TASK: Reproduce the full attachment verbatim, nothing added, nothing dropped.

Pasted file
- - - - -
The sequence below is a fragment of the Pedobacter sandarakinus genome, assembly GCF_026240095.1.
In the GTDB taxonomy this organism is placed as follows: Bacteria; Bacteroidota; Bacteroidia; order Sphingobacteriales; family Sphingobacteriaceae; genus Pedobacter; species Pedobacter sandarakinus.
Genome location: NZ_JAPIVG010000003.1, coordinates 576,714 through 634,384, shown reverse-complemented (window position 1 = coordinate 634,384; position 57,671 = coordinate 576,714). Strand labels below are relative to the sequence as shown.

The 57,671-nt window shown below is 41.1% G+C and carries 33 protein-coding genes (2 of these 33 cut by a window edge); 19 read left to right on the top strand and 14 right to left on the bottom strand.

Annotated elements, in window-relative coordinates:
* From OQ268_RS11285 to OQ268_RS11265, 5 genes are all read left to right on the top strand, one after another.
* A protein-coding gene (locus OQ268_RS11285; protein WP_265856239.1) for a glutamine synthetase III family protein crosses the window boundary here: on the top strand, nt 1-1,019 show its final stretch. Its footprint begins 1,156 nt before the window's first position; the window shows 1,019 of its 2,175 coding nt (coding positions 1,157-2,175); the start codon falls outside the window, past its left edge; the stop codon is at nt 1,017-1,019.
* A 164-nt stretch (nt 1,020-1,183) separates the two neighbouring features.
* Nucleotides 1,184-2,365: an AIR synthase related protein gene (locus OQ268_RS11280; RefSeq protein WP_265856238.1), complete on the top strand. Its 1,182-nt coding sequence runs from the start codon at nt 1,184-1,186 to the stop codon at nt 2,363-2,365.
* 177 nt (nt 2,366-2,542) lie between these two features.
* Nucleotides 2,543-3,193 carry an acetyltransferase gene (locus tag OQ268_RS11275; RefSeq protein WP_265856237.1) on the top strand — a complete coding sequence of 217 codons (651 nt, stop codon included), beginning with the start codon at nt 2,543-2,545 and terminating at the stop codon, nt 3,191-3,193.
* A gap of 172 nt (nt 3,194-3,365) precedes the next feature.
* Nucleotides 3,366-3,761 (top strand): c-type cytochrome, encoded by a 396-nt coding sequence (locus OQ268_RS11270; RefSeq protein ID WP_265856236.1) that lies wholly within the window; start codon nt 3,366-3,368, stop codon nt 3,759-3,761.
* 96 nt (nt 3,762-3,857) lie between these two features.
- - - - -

The sequence below is a fragment of the Pedobacter sandarakinus genome, assembly GCF_026240095.1.
In the GTDB taxonomy this organism is placed as follows: Bacteria; Bacteroidota; Bacteroidia; order Sphingobacteriales; family Sphingobacteriaceae; genus Pedobacter; species Pedobacter sandarakinus.
Genome location: NZ_JAPIVG010000003.1, coordinates 576,714 through 634,384, shown reverse-complemented (window position 1 = coordinate 634,384; position 57,671 = coordinate 576,714). Strand labels below are relative to the sequence as shown.

The 57,671-nt window shown below is 41.1% G+C and carries 33 protein-coding genes (2 of these 33 cut by a window edge); 19 read left to right on the top strand and 14 right to left on the bottom strand.

Annotated elements, in window-relative coordinates:
* From OQ268_RS11285 to OQ268_RS11265, 5 genes are all read left to right on the top strand, one after another.
* A protein-coding gene (locus OQ268_RS11285; protein WP_265856239.1) for a glutamine synthetase III family protein crosses the window boundary here: on the top strand, nt 1-1,019 show its final stretch. Its footprint begins 1,156 nt before the window's first position; the window shows 1,019 of its 2,175 coding nt (coding positions 1,157-2,175); the start codon falls outside the window, past its left edge; the stop codon is at nt 1,017-1,019.
* A 164-nt stretch (nt 1,020-1,183) separates the two neighbouring features.
* Nucleotides 1,184-2,365: an AIR synthase related protein gene (locus OQ268_RS11280; RefSeq protein WP_265856238.1), complete on the top strand. Its 1,182-nt coding sequence runs from the start codon at nt 1,184-1,186 to the stop codon at nt 2,363-2,365.
* 177 nt (nt 2,366-2,542) lie between these two features.
* Nucleotides 2,543-3,193 carry an acetyltransferase gene (locus tag OQ268_RS11275; RefSeq protein WP_265856237.1) on the top strand — a complete coding sequence of 217 codons (651 nt, stop codon included), beginning with the start codon at nt 2,543-2,545 and terminating at the stop codon, nt 3,191-3,193.
* A gap of 172 nt (nt 3,194-3,365) precedes the next feature.
* Nucleotides 3,366-3,761 (top strand): c-type cytochrome, encoded by a 396-nt coding sequence (locus OQ268_RS11270; RefSeq protein ID WP_265856236.1) that lies wholly within the window; start codon nt 3,366-3,368, stop codon nt 3,759-3,761.
* 96 nt (nt 3,762-3,857) lie between these two features.